Friday, June 22, 2012

Last Day at the Museum of the History of Science

MHS banner from Winter 2010-11 advertising a 360 degree panoramic tour

Engraving of the East Front of the Museum by Michael Burghers, 1685Today was officially my last day as Web Officer at the Museum of the History of Science in Oxford, which has the distinction of being housed in the world’s oldest surviving purpose-built museum building, the Old Ashmolean, an early impression of which is as right.

I had the pleasure of working there since October 2009 with a close-knit group of dedicated, friendly and enthusiastic staff with a wide range of interesting backgrounds. So I was sad to leave and surprised how difficult it was to hand in my keys and especially the University card - I felt quite bereft as though I had lost part of my identity.

I found the Web Officer role similar in many ways to a previous one where I was responsible for anything Web-related; it requires some flexibility as the duties are varied, ranging from system administration (at the command line) and documentation through to some elements of graphic design, particularly image composition. In summary I would characterise much of the effort as consolidation - in terms of the Linux-based hosting provision, and the use of WordPress as the gateway to the entire online presence.

WordPress gets used mainly for blogging, albeit with resources built around it, but at MHS it is used as a content management system. Perhaps the most significant development was the integration of the KE EMu collections management system, for which I prepared the following slide for the 2011 KE EMu User group meeting, held at the Natural History Museum.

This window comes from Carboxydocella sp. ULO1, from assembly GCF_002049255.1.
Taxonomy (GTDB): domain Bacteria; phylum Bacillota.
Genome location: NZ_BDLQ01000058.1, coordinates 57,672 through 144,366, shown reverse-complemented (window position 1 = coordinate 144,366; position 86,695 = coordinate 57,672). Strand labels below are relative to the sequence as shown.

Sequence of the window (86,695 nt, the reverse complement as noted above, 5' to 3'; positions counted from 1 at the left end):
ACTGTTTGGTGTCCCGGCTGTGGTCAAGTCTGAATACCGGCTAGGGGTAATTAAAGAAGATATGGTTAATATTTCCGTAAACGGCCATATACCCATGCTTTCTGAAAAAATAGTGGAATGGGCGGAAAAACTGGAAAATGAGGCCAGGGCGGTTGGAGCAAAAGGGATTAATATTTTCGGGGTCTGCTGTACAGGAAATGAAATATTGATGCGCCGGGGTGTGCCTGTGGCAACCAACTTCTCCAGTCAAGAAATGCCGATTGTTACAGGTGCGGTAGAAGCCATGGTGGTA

A lot of the work was behind the scenes. A particular challenge was search engine optimisation (SEO); it took me a long time to realize that a WP upgrade had inserted canonical URLs into the header, leading to just a handful of collections pages being indexed. Once I had removed that and made the page titles more distinct the index grew and more visitors came.

Just occasionally I could do something a little different. For instance, when faced with slightly blurred image, I suddenly realized an opportunity to create an inverted reflection in time for the somewhat wacky and hugely successful Steampunk exhibition:

Steampunk Live Mannequin
(I manually traced the figure; some regions have little contrast so I suspect an automated tool would probably struggle)

The old uniform is brought into the present, whilst the photographers (who strive to capture the present moment) recede into the background, into the past, by being faded to grey.

Now too my fleeting role as Web Officer will start to become a faded memory. However, I'm not leaving the museums world, as soon I shall start another role, supporting not one but many museums ...